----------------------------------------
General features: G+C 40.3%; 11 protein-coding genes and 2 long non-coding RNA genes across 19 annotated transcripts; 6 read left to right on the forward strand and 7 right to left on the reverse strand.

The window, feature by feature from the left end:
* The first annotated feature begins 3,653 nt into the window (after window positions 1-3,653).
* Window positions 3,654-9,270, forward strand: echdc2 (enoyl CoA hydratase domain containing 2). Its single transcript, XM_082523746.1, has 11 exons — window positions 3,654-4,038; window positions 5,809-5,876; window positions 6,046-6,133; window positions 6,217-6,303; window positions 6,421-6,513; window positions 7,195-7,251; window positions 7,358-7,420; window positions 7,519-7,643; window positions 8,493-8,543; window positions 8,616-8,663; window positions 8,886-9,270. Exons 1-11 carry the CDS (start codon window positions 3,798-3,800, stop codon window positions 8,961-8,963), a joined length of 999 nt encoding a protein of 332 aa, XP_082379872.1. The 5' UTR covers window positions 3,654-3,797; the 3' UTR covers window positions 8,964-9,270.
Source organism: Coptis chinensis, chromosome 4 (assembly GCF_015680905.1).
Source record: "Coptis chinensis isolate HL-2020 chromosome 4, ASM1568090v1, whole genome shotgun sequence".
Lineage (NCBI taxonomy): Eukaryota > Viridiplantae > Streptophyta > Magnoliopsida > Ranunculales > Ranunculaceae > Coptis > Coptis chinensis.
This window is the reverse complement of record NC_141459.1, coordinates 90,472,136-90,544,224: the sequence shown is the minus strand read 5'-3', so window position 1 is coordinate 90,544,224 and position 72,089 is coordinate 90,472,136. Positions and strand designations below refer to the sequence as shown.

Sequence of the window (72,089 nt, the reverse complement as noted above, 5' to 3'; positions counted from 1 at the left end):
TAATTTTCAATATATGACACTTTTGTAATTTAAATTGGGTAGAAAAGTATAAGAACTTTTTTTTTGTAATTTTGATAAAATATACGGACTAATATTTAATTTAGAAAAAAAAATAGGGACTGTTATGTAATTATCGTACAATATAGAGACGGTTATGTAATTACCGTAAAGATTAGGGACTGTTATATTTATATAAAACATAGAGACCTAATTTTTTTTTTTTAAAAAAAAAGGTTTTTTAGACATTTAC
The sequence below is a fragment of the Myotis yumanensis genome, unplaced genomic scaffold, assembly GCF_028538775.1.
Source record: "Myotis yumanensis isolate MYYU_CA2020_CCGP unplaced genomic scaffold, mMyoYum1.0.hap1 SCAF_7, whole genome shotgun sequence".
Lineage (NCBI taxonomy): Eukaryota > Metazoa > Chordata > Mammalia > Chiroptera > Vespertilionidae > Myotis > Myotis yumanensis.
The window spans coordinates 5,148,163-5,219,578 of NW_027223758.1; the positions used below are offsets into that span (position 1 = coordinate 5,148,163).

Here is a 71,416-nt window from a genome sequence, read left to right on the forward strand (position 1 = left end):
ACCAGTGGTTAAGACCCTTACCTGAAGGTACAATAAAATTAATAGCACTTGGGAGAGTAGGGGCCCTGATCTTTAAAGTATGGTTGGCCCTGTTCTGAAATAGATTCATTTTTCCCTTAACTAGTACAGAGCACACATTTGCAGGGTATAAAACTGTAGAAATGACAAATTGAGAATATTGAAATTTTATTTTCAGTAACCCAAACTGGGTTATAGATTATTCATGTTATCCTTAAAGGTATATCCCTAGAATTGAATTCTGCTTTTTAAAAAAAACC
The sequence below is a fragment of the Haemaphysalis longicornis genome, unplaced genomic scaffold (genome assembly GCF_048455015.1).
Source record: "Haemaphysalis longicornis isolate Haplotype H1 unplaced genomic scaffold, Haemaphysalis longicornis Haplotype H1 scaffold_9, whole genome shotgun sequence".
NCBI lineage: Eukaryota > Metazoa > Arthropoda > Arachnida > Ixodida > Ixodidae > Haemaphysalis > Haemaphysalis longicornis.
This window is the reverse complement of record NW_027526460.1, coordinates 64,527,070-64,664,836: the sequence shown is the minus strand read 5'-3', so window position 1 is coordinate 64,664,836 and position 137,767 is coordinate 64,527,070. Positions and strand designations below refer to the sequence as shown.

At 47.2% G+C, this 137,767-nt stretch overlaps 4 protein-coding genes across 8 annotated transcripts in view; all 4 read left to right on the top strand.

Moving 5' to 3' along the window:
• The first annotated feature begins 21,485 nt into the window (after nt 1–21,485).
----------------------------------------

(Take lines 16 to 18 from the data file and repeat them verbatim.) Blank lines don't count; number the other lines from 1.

ACCAGTGGTTAAGACCCTTACCTGAAGGTACAATAAAATTAATAGCACTTGGGAGAGTAGGGGCCCTGATCTTTAAAGTATGGTTGGCCCTGTTCTGAAATAGATTCATTTTTCCCTTAACTAGTACAGAGCACACATTTGCAGGGTATAAAACTGTAGAAATGACAAATTGAGAATATTGAAATTTTATTTTCAGTAACCCAAACTGGGTTATAGATTATTCATGTTATCCTTAAAGGTATATCCCTAGAATTGAATTCTGCTTTTTAAAAAAAACC
The sequence below is a fragment of the Haemaphysalis longicornis genome, unplaced genomic scaffold (genome assembly GCF_048455015.1).
Source record: "Haemaphysalis longicornis isolate Haplotype H1 unplaced genomic scaffold, Haemaphysalis longicornis Haplotype H1 scaffold_9, whole genome shotgun sequence".